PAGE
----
And in fact, even that doesn't seem to be enough. The non-trivial part must be that at least one person knows more than they did before the statement, otherwise a merciful stranger could say 'The number of blues is less than <big number>' each day, where the big number is more than the population.
Unfortunately that stringent of a definition for non-trivial sort of ruins the problem since in the formulation is the idea that at least one person in the village gets (at least) one number closer to knowing the exact number of blues everyday, and as soon as they know the exact number of blues they are eliminated.
The new information in that scenario is that the other guy with blue eyes knows that someone has blue eyes.
I think that's what they meant by non-trivial. If the stranger tells them something they already know, that doesn't count.
You can assume that an individual person can count the blue dots they see, but they can't count their own dot. If they count 9 dots, then the true number must be either 9 or 10, so they already know the number can't be prime.
The fact that this happens even though it doesn't sound like new information is what makes it an interesting puzzle!
> For instance, if the number of blues is 25, and the (merciful) stranger says that the number of blues is not prime every day, no one ever has enough information.
This is not correct. Saying "the number of blues isn't prime" just once would be sufficient to start the process, as would "there is at least one blue", etc. It doesn't matter that it's not new information to any one villager.
Sorry, can you explain this part? If there were 10 blues and 10 reds, and the stranger said "there is at least one blue", why would that result in a suicide in any of the dot-town people?
If you'd like a hint, imagine that there are only two villagers - you're one of them, and the other one has a blue dot. A visitor tells you both "there is at least one blue". You already knew that, but did he? And what happens the following day, when you see him still alive (or don't)?
Some of the questions incorporate a "new idea" or allow you to change elements. Triangle boxes, prisoners who can make requests, tired tennis players.... I introduced a yellow dot or am I supposed to change the variables to two?
Edit: had a paren instead of opening quote.
In a classroom with 30 people right now and I couldn't tell you how many of each gender there are unless I actively try. If that meant certain death, why would I count?
The distinction comes naturally to some people, it's a real struggle for others.
Monty Hall shows you three doors, two have goats behind them, one has a brand new car. While still closed, you pick a door. After you've picked, Monty opens one of the other two doors to show you a goat, and asks if you want to stay with your choice, or choose the other remaining door. What do you do? Stay? Switch? Or it doesn't matter?
For background and spoiler, https://en.wikipedia.org/wiki/Monty_Hall_problem
I don't understand how this works. The answer says it works to a certain percentage if there are no cycles longer than 50. But even if chance has it that there are two cycles of length 50. Then it seems the chance would be very large that one of the 100 prisoners would en up in the "wrong" loop and thus not find their name?
EX: If I know your going to order based on which side is closet to the entry door nob when the door is closed. Well nothing says they all enter from the same door if it's based on the wall, put the table in the middle of the room.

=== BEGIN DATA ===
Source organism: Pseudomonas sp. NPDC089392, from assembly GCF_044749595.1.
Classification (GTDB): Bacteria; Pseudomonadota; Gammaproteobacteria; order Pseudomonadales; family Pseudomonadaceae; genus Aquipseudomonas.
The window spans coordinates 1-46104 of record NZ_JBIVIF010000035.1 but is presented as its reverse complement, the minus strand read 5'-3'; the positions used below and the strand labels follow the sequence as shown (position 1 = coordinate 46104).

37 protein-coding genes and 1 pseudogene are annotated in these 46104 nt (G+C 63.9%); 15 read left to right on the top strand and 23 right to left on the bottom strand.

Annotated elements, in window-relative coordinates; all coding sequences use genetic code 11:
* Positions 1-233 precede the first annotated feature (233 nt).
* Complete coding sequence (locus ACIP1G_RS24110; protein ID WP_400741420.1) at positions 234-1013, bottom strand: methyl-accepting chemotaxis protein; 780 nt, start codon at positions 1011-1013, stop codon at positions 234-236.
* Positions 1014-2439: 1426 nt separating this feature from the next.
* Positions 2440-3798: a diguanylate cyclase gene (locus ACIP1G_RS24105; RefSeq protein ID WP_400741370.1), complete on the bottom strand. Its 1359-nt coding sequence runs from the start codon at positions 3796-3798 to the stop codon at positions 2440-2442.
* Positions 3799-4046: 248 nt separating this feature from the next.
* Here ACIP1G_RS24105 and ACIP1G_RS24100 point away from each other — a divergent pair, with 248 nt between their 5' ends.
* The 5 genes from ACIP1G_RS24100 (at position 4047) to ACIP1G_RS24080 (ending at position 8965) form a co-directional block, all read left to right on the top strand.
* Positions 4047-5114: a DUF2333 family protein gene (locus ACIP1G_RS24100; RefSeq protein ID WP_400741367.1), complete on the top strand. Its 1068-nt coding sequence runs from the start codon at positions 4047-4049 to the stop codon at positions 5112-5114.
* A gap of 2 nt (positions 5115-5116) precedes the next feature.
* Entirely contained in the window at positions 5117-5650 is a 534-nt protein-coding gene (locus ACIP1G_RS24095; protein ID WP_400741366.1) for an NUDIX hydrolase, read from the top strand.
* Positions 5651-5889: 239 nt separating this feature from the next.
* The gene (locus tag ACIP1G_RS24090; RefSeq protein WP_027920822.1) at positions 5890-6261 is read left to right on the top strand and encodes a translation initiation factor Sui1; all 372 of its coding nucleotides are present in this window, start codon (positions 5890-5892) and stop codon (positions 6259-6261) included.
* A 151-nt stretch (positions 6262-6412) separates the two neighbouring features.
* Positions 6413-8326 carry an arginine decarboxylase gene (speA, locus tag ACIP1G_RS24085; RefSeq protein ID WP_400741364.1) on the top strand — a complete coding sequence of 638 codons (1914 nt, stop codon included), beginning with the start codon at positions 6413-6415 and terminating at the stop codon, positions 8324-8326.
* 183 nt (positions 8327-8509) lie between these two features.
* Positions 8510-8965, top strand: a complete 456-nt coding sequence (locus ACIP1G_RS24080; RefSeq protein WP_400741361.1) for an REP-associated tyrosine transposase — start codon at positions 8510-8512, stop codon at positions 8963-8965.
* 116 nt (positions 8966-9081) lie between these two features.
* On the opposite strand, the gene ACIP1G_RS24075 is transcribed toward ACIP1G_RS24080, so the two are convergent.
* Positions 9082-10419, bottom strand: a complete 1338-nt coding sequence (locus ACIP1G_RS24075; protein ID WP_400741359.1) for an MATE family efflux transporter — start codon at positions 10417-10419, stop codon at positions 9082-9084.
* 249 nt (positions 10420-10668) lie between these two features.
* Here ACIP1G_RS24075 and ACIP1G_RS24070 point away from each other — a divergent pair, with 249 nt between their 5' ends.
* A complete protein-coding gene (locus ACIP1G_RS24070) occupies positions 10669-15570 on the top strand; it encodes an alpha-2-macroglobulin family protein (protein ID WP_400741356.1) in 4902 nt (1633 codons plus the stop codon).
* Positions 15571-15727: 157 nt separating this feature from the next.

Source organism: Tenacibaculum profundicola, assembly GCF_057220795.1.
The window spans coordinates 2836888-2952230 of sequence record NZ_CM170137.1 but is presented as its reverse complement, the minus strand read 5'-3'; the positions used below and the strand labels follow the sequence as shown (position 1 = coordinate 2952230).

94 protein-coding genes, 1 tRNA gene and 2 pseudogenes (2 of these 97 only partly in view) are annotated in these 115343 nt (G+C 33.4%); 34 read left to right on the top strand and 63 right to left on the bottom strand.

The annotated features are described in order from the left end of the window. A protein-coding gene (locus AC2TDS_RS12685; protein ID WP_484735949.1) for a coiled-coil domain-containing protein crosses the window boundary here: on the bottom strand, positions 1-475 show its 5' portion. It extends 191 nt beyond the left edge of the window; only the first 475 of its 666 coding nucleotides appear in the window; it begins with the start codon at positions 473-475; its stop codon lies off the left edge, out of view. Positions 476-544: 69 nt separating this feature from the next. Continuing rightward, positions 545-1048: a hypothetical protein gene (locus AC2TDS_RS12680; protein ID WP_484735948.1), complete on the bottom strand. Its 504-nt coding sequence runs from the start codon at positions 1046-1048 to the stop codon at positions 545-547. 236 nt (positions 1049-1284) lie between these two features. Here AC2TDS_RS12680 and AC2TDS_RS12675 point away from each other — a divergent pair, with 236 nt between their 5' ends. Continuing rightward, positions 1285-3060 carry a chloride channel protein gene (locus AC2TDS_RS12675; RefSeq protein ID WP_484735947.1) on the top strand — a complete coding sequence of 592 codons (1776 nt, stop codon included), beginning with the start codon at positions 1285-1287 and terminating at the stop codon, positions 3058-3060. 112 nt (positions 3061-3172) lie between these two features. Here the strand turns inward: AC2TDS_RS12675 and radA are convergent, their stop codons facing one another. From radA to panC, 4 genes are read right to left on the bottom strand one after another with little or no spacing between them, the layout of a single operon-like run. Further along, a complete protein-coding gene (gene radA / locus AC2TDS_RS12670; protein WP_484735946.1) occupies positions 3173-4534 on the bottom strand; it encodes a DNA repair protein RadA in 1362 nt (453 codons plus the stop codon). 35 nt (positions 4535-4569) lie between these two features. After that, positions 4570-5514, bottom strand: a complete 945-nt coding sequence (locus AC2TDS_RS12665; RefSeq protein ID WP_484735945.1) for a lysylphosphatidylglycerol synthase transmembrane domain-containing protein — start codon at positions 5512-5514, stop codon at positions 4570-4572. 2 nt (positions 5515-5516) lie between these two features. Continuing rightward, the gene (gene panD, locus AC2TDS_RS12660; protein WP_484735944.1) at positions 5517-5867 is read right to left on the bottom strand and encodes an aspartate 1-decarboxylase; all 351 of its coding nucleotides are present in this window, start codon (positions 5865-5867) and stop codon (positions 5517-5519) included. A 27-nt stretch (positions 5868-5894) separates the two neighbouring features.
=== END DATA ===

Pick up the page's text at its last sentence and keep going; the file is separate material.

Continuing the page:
The strict requirement is that the boxes are distinguishable. The puzzle implies this by saying they're lined up on a table, but it would be more honest to the reader to say they're numbered 1-100, or somesuch.
AKA, the solution assumes a lot of information not explicitly part of the original wording.
check box A - read name B;
check box B - read name C;
check box C - read name B
and now I'm in a B-C loop, and will never find my name.
 "If it happens that the permutation
has no cycles of length greater than 50, this process will work every time and the prisoners will be spared."
All sequences of box-opening that use the method described must eventually cycle, because both box-to-name mappings are 1-to-1. Because it's a cycle, the sequence must eventually lead back to the box you started with. Since you start with the box with your name on it, then whatever cycle you landed it, it definitely contains the box with your name on it, because that box is the one that completes the cycle. The only question is whether the cycle is length-50 or less.
This ordering then partitions the boxes into cycles where each prisoner is in their cycle, and has a low chance of having 50-sized cycles.
Still mesmerized at how the choice of query can improve your chances like that without accumulating information.
What this protocol does is make it so each individual failure mode is much more likely to overlap with each other failure mode. Correlating the performance of individuals when you have a one fail all fail scenario is a common solution to this type of problem.
I only run once, you'll have to run it a few times to get a positive result.
The output is displayed in the js console (F12 on most browsers).
Edit: Something interesting I derived from the solution is that by allowing the first prisoner to reset the experiment if he fails or don't like the result, they get a 100% success rate.
The first prisoner just need to wait for an arrangement which place him in a 50 length cycle (which means no other cycle can be of length > 50).
Note that for even rather small len(x), the total number of permutations of x is larger than the period of most random number generators; this implies that most permutations of a long sequence can never be generated.
I don't know if we have any reason to believe that the small subset of all permutations that this library can generate is unbiased in terms of the size of the cycles.